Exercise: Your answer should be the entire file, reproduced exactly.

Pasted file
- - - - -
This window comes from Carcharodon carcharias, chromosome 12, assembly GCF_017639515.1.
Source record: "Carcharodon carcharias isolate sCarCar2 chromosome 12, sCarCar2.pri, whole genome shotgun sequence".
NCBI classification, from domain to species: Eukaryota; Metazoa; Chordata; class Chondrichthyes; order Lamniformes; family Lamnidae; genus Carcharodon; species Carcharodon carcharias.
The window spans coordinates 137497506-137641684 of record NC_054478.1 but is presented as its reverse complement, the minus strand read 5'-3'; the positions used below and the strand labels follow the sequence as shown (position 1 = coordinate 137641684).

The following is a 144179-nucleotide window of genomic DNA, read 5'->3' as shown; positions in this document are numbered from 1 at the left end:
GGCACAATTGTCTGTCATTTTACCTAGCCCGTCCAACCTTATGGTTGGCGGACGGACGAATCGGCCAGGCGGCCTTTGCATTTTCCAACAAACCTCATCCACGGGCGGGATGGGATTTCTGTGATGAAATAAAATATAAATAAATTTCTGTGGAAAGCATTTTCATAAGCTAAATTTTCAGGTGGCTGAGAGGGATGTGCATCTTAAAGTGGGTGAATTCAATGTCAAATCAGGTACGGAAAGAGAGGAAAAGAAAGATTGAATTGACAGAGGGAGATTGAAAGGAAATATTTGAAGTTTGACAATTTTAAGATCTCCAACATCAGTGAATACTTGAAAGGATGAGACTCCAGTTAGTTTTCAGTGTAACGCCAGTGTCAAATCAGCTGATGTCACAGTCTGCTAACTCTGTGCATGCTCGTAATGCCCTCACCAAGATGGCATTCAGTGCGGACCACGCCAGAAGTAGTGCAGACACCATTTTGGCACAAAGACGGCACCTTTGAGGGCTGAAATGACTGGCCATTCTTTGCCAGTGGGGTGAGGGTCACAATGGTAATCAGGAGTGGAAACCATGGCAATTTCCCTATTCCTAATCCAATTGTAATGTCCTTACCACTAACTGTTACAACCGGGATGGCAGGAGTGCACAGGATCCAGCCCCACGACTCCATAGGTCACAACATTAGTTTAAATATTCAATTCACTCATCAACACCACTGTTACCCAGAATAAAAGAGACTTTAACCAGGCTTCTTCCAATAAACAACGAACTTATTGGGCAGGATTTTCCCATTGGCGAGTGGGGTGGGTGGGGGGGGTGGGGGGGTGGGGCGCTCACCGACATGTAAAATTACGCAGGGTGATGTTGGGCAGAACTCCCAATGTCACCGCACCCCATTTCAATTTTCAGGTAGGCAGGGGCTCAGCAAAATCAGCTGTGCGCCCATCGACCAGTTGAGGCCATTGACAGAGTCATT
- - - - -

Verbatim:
This window comes from Carcharodon carcharias, chromosome 12, assembly GCF_017639515.1.
Source record: "Carcharodon carcharias isolate sCarCar2 chromosome 12, sCarCar2.pri, whole genome shotgun sequence".
NCBI classification, from domain to species: Eukaryota; Metazoa; Chordata; class Chondrichthyes; order Lamniformes; family Lamnidae; genus Carcharodon; species Carcharodon carcharias.
The window spans coordinates 137497506-137641684 of record NC_054478.1 but is presented as its reverse complement, the minus strand read 5'-3'; the positions used below and the strand labels follow the sequence as shown (position 1 = coordinate 137641684).

The following is a 144179-nucleotide window of genomic DNA, read 5'->3' as shown; positions in this document are numbered from 1 at the left end:
GGCACAATTGTCTGTCATTTTACCTAGCCCGTCCAACCTTATGGTTGGCGGACGGACGAATCGGCCAGGCGGCCTTTGCATTTTCCAACAAACCTCATCCACGGGCGGGATGGGATTTCTGTGATGAAATAAAATATAAATAAATTTCTGTGGAAAGCATTTTCATAAGCTAAATTTTCAGGTGGCTGAGAGGGATGTGCATCTTAAAGTGGGTGAATTCAATGTCAAATCAGGTACGGAAAGAGAGGAAAAGAAAGATTGAATTGACAGAGGGAGATTGAAAGGAAATATTTGAAGTTTGACAATTTTAAGATCTCCAACATCAGTGAATACTTGAAAGGATGAGACTCCAGTTAGTTTTCAGTGTAACGCCAGTGTCAAATCAGCTGATGTCACAGTCTGCTAACTCTGTGCATGCTCGTAATGCCCTCACCAAGATGGCATTCAGTGCGGACCACGCCAGAAGTAGTGCAGACACCATTTTGGCACAAAGACGGCACCTTTGAGGGCTGAAATGACTGGCCATTCTTTGCCAGTGGGGTGAGGGTCACAATGGTAATCAGGAGTGGAAACCATGGCAATTTCCCTATTCCTAATCCAATTGTAATGTCCTTACCACTAACTGTTACAACCGGGATGGCAGGAGTGCACAGGATCCAGCCCCACGACTCCATAGGTCACAACATTAGTTTAAATATTCAATTCACTCATCAACACCACTGTTACCCAGAATAAAAGAGACTTTAACCAGGCTTCTTCCAATAAACAACGAACTTATTGGGCAGGATTTTCCCATTGGCGAGTGGGGTGGGTGGGGGGGGTGGGGGGGTGGGGCGCTCACCGACATGTAAAATTACGCAGGGTGATGTTGGGCAGAACTCCCAATGTCACCGCACCCCATTTCAATTTTCAGGTAGGCAGGGGCTCAGCAAAATCAGCTGTGCGCCCATCGACCAGTTGAGGCCATTGACAGAGTCATT